What makes coaching successful?

Success is often attributed to mutual chemistry, technique, and readiness to learn. I agree that those are important ingredients in the process. But in reality, they are steps to achieving results. And that’s what we’re looking for, right?

How do we reach the movement and momentum we want?

coaching was discussing performance management on an HR.COM webinar. Managers are often concerned about how to use performance data to really help employees.

That thought popped into mind when, a little while ago, I was in the midst of a coaching session and realized that we were on a roll. So I started paying attention to what was happening–like watching a movie where you are one of the actors. When I looked at the plot, it revealed four components that I think are essential for a coaching session to be successful.

1. Clarity

Ultimately, nothing will happen until you gain laser-like clarity on the issue or goal. The client in this case needed to put a lot of information out there before I could start to ask the right questions after hearing overlapping themes. Finally, he uttered a single phrase that summed up his goal. What was the take away?:

Total clarity before continuing.

2. Confirmation

When I repeated the phrase and asked him if that’s where he wanted to go he smiled and his energy level went up noticeably. As a coach or client, ask the question: Is the excitement increasing because you’ve hit upon the real thing or an exciting thing?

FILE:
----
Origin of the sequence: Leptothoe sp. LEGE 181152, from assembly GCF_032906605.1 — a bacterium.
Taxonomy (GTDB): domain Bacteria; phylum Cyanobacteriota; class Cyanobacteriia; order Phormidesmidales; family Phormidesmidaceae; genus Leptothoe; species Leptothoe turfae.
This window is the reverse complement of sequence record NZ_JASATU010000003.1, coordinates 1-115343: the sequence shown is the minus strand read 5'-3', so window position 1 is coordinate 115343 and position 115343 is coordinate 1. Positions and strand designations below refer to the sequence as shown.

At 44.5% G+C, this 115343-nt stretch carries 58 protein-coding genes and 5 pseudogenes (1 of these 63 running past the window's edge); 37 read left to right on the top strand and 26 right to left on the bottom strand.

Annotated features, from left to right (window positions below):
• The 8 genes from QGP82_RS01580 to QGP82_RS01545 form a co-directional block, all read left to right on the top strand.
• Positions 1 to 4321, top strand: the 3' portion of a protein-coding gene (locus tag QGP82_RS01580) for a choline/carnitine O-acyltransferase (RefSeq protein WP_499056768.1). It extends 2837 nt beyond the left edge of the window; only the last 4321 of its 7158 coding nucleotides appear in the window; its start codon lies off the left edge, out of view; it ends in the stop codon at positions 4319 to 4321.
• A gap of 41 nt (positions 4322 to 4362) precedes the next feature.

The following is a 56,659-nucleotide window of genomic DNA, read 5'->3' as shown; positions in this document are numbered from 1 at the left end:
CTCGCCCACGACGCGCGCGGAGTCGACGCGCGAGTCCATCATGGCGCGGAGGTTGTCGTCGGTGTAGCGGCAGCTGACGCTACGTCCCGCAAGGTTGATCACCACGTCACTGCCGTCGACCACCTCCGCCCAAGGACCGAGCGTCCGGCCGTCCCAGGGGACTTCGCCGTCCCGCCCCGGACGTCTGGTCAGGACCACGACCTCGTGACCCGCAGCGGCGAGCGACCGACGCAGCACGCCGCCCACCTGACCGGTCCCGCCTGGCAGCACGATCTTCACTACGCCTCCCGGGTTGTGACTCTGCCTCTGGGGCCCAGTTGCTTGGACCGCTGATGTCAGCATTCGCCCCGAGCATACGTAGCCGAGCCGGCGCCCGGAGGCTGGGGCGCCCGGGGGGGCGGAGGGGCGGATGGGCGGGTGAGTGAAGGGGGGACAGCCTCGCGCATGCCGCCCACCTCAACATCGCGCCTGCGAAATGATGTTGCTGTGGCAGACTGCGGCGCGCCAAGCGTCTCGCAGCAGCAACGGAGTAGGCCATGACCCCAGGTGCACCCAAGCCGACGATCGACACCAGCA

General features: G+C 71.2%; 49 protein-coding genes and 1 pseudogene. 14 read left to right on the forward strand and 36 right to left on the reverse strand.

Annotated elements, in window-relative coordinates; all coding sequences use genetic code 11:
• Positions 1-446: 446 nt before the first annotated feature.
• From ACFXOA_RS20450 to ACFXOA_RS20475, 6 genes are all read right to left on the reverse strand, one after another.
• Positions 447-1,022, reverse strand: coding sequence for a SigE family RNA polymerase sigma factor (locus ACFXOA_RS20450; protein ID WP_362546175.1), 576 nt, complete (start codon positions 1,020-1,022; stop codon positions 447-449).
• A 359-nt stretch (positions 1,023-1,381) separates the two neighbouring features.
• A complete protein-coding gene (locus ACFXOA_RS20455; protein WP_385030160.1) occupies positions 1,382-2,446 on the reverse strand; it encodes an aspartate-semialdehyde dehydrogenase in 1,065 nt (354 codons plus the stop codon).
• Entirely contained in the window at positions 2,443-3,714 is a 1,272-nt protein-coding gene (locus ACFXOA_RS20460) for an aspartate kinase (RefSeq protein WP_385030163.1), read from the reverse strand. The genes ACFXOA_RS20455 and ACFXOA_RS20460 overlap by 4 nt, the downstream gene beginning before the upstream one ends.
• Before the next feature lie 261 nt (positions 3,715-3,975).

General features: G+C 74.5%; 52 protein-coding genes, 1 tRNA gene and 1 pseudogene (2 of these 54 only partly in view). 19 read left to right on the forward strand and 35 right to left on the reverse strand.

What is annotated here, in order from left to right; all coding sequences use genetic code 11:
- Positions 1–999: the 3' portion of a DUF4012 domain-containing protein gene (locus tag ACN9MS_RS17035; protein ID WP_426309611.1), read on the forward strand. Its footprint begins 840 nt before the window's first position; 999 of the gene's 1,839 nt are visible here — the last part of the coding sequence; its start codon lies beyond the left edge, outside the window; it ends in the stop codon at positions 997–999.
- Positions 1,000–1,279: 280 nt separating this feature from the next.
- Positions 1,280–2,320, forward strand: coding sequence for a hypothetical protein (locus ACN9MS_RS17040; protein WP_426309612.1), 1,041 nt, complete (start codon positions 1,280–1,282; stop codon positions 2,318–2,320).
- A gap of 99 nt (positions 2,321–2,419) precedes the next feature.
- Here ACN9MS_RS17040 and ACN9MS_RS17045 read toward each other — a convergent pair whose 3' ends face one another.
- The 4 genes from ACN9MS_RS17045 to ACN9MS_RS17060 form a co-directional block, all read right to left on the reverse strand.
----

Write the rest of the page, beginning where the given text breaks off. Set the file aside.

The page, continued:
Confirm the real deal or go back to step 1.

3. Communicate it

When we keep a goal or an issue to ourselves, there’s no accountability for action. Once we state our desires or intentions to other people, we have a much greater chance of success. It’s human nature. Tell someone else that you are planning on doing something and the likelihood of you doing it increases. Ask “Who else will you tell about this?” “Who else needs to be involved to help you accomplish this?”

Communicate to motivate.

4. Commitment

Create an immediate action–something that will happen today. Too often we become satisfied with the “Aha” and ignore the “Ah, when?” I ask for an action that can be taken before the end of the day. It creates momentum, makes something happen (we both get paid to make something happen), and shows genuine commitment. It also provides a specific action that allows for follow up. “What was the outcome of your phone call to the customer?” “How did your team react to your initial meeting about the new software integration?

If the coach hears about how things went, then it opens the door to identify next steps. If the action didn’t happen, it’s a signal for both to examine what is happening and to get quickly on track. (That could ultimately lead to a return to Clarity). Without a commitment and follow-up, it’s easy to feel good about the session and still have nothing happen. (I hate when nothing happens!)

Commit to an action that will happen today.

There seems to be an ongoing attempt to recycle, re-package, re-label and microwave new leaders into existence. Yet that approach must be important, fascinating, or both because it’s a huge moneymaker. Look at this:

Leadership books at Amazon: 72,587  vs. 26,086 for Nutrition & Diet. There are twice as many authors and publishers banking on people wanting to become leaders than paying attention to staying alive long enough to get there.

Google the word “leadership” and you can spend the rest of your lunch break reading your choice of 160,000,000 results. Want to know the definition of “leadership”? No problem. There are 9,650,000 search results for “leadership definition”. That one got me thinking: “If we have so many people concerned about leadership (a good thing), what happens if they all define it differently (a potentially confusing thing).

Pause for just a moment. If you were asked by a “leader” how you define that role, what would you say?

Leadership Definitions From Four Experts: